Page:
With assist from Osborne, community welcomes Sodbusters to Duncan Field

May 27, 2018

Hastings’ native son ushered in a new era of baseball Friday night at Duncan Field.

Legendary former Nebraska football coach Tom Osborne delivered the ceremonial first pitch of the inaugural game for the Hastings Sodbusters collegiate summer baseball team, versus the Badlands Big Sticks of Dickinson, North Dakota.

Played under sparsely clouded skies, the season-opening contest featured a long home run over the left center field wall by Sodbusters slugger Justin Henry batting in the No. 9 slot and five shutout innings of pitching from Hastings’ own Vinny Schmidt, who struck out seven.

The Sodbusters won in dramatic fashion, 7-6, on a bases-clearing walk-off double by Jake Oblas.

Fans stood in long lines throughout the game to partake of the many concessions available, with a light breeze and cloud cover keeping the 90-degree heat bearable.

The family-friendly atmosphere resembled a Currier and Ives painting, with shorts-clad children devouring hamburgers and sweet beverages while adults took advantage of the beer specials that accompanied the strikeout of an opposing player.

While Osborne’s pitch from the mound only made it about 85 percent of the way before bouncing high into Schmidt’s outstretched glove, the Hastings native was nevertheless a hit with fans, including several who cheered him, then followed him off the field for autographs.

Osborne played virtually all sports while attending Hastings High School and starred on the football field at Hastings College before going on to play professional football for the Washington Redskins and San Francisco 49ers. After retiring from coaching at NU, he represented Nebraska’s 3rd District in the U.S. House of Representatives and was athletic director for the Huskers from 2007-13.

In 1991, he and his wife, Nancy, founded the TeamMates mentoring program, which pairs adult volunteers with middle school students. TeamMates was the nonprofit organization featured at the game.

“You couldn’t tell by the way I threw the ball, but I used to be a pitcher here at one time,” Osborne said afterward. “I didn’t do a very good job, but I hadn’t thrown a baseball in eight or nine years.

“I had a good experience here. We won the state championship the start of my junior year and were very competitive in my senior year.”

Osborne actually was offered a professional baseball contract, but turned it down to pursue his gridiron career. Even so, the pitcher/third baseman said he thoroughly enjoyed his experiences on the diamond in Hastings.

“It was not a very high draft pick,” he said of his offer to play baseball. “I think it was mainly (offered) just because I was an all-around athlete. I chose football, (but) I was certainly interested in baseball. I maybe had enough ability to give it a shot, but I thought football was my sport.”

After eye-balling the facility, he said it appeared the fences had been moved in since his playing days.

Duncan’s $2.8 million facelift to the park completed in June 2014 was to his liking, he said.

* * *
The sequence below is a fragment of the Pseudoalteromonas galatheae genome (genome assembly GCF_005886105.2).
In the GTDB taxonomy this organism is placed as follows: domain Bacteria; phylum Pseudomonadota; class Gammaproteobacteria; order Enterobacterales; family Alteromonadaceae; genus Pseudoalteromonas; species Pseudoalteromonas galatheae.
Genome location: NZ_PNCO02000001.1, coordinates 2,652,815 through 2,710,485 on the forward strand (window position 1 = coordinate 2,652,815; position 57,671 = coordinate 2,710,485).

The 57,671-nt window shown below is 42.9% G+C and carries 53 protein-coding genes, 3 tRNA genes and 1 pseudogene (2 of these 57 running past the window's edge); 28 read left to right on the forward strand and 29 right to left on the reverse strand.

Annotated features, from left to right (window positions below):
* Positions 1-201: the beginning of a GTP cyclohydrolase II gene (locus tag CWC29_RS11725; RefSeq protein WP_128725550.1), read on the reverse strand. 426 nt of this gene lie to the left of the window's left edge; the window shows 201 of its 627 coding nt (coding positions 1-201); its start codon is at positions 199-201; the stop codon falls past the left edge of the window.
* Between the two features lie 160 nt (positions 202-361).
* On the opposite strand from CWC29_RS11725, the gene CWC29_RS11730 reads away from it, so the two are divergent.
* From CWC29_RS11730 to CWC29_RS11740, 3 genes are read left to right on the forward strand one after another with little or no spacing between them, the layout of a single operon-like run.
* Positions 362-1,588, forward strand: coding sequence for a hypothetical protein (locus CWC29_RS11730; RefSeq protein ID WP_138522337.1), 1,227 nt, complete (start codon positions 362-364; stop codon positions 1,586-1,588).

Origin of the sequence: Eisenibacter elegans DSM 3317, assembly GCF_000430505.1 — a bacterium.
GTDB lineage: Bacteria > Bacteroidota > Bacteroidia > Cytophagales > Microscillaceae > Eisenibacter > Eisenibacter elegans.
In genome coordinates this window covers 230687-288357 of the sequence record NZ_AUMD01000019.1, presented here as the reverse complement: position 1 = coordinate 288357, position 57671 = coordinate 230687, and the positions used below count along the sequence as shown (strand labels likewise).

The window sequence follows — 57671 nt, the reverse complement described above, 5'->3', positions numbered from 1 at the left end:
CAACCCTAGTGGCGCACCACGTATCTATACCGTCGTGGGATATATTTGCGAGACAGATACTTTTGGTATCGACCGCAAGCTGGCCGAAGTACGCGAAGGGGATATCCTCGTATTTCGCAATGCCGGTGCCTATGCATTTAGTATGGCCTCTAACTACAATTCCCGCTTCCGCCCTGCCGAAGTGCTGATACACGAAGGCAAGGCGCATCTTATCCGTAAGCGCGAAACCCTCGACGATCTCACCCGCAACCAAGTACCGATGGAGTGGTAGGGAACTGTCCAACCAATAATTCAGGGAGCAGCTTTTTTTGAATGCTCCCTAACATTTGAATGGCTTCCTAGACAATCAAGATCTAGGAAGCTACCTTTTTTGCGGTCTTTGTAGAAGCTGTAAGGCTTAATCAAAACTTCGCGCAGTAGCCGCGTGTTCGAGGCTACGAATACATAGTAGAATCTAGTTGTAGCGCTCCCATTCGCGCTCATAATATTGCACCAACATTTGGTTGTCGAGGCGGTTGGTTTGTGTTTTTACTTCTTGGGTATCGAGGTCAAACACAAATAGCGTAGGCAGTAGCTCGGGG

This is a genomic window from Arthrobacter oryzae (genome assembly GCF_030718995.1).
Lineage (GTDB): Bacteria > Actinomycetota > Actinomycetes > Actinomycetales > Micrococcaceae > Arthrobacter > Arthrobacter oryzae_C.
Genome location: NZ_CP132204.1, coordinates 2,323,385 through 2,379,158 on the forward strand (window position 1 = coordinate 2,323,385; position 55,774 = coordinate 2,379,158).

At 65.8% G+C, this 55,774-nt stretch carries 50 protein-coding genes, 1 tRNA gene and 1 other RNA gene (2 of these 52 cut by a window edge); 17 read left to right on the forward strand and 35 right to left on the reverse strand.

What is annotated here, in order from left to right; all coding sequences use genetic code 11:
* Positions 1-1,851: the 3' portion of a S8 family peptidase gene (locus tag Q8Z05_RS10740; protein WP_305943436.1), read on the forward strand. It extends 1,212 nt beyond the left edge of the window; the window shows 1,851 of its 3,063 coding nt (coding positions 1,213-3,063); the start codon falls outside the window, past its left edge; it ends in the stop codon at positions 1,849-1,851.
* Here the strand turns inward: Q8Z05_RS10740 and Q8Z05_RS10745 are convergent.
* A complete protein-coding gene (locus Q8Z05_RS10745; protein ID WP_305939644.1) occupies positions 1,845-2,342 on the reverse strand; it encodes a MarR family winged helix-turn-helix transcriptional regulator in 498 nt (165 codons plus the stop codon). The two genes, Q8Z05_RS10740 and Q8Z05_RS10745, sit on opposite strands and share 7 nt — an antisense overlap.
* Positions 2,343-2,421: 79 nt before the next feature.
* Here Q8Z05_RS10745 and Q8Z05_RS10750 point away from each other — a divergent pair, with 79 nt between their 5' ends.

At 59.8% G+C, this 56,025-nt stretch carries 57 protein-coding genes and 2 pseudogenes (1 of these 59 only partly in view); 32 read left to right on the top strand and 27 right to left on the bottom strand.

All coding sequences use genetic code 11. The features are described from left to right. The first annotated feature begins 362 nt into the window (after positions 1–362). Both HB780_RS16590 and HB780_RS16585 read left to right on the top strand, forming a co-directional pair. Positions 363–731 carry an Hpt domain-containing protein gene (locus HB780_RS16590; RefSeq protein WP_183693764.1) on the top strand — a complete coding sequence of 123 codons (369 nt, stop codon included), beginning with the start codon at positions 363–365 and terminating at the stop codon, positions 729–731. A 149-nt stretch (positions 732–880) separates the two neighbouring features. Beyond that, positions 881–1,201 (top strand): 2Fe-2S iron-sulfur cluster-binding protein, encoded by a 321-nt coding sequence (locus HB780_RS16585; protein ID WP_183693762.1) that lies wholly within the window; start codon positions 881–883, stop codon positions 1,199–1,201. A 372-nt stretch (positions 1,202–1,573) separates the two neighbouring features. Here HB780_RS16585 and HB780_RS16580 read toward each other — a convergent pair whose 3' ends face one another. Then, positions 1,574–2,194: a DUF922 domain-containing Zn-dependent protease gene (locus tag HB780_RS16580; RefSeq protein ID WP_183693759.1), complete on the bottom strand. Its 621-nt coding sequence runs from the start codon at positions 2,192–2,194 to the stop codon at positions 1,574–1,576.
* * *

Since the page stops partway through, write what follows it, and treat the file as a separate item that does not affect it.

“The park looks familiar, but they’ve renovated it,” he said. “It looks very nice, and that’s good to see. I think particularly having all college players here will be good.”

Fans in attendance seemed to be enjoying the picnic-like atmosphere that pervaded the ballpark from one end to the other. Children kept the bouncy houses that were situated beside the bleachers down the left field line bouncing throughout the game, while

adults sipped various beverages and cheered loudly as the game transpired before them.

Donna Munsell, a nurse from Hastings, said she came to the game primarily to support local entertainment. And while not a huge baseball fan per se, she said she was rather enjoying herself under peek-a-boo skies with her daughter Elizabeth, brother Paul, and sister in law Lila.

“It’s a beautiful night, opening night, and I just wanted to be outside and support the team,” she said. “It’s just something to do in town. It’s nice being out in the weather.

“I like being outside. The field is great. It’s been fun.”

Pat Backer of Bismarck, North Dakota, was asked by the Big Sticks manager to photograph the historic first game. Her son, Karson, plays for Badlands. She said the 10- hour drive was more than worth it.

“It’s great for a community to have something like this to come to,” she said. “It’s entertainment for the family.”

Backer, a former teacher in Blue Hill, said she planned to spend the weekend re-familiarizing herself with her old stomping ground before returning home.

“This is not foreign territory for me,” she said. “I’ll just hang out and enjoy the weekend.”

Machinist Rick Ferguson of Hastings has attended several games at Duncan Field through the years. Though he never played there, he considers himself a big fan of the game and was impressed by the level of play he witnessed during the contest.

“It’s fun tonight,” he said. “Everybody has got a family atmosphere here tonight, and it’s really nice.”

The home run by Henry was a rare thrill indeed.

“I got to see it,” he said of the dinger. “I’ve only seen a few home runs hit here, and it’s been a long time. That was quite a shot!”

For 9-year-old Kyler Hayman of Grand Island, his first-ever baseball game turned out to be one for the ages. He outran a pack of seven or more children to grab Henry’s home run ball as it lay on the concrete across the street on Elm Avenue.

Returning to the field, he immediately turned the ball over to a Sodbusters official to give to Henry as a souvenir of his historic blast.

“The lady asked me, ‘Can you turn it in please? He would be appreciative if he could have that ball,’ ” he said. “They said he might sign this ball (one given to him in exchange) for me. I’m really excited. I want his autograph!”